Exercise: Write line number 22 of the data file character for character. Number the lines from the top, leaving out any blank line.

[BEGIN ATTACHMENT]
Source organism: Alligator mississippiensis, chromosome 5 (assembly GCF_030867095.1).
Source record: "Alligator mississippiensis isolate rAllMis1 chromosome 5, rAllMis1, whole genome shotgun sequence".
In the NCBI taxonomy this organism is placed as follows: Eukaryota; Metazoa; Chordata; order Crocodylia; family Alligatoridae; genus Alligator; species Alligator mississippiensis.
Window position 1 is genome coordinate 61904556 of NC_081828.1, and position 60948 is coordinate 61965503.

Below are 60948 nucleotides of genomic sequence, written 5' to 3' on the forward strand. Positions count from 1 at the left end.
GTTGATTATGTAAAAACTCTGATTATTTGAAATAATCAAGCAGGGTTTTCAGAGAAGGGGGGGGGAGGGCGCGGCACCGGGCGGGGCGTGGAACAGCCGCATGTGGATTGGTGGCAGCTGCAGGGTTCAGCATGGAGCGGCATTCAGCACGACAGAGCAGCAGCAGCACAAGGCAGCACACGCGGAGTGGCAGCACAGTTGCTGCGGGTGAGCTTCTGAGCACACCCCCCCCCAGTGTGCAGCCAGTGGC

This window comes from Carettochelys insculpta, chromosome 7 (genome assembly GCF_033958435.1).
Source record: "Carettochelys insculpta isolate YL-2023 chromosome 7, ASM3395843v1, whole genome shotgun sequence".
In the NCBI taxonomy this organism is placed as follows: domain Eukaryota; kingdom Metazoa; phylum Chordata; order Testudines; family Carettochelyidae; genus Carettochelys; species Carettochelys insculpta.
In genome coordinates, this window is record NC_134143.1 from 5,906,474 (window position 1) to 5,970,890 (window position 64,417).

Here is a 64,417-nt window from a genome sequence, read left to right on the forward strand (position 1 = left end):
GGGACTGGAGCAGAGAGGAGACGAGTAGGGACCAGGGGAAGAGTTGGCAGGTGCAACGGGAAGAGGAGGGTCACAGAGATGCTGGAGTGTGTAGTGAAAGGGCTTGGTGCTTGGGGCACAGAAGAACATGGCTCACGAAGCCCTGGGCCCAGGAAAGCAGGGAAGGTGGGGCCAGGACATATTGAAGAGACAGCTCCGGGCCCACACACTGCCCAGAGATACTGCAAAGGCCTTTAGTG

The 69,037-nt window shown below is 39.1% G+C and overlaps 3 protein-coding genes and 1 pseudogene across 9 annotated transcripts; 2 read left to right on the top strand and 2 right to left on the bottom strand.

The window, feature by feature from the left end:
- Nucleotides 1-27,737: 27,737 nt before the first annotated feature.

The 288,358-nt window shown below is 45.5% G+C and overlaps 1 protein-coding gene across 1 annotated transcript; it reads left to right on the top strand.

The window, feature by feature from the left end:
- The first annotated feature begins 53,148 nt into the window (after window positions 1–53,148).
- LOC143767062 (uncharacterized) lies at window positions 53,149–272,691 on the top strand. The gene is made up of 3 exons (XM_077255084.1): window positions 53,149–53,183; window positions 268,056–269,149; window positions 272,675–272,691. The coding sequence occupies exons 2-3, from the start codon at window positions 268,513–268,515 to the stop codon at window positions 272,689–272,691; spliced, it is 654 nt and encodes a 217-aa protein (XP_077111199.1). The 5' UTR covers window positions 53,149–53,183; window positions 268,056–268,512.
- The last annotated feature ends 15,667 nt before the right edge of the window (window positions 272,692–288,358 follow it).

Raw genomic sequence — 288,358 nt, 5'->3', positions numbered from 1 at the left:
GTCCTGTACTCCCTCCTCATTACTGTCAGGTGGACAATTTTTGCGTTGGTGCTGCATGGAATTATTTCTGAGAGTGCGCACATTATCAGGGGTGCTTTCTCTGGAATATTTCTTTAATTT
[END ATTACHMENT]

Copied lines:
GTCCTGTACTCCCTCCTCATTACTGTCAGGTGGACAATTTTTGCGTTGGTGCTGCATGGAATTATTTCTGAGAGTGCGCACATTATCAGGGGTGCTTTCTCTGGAATATTTCTTTAATTT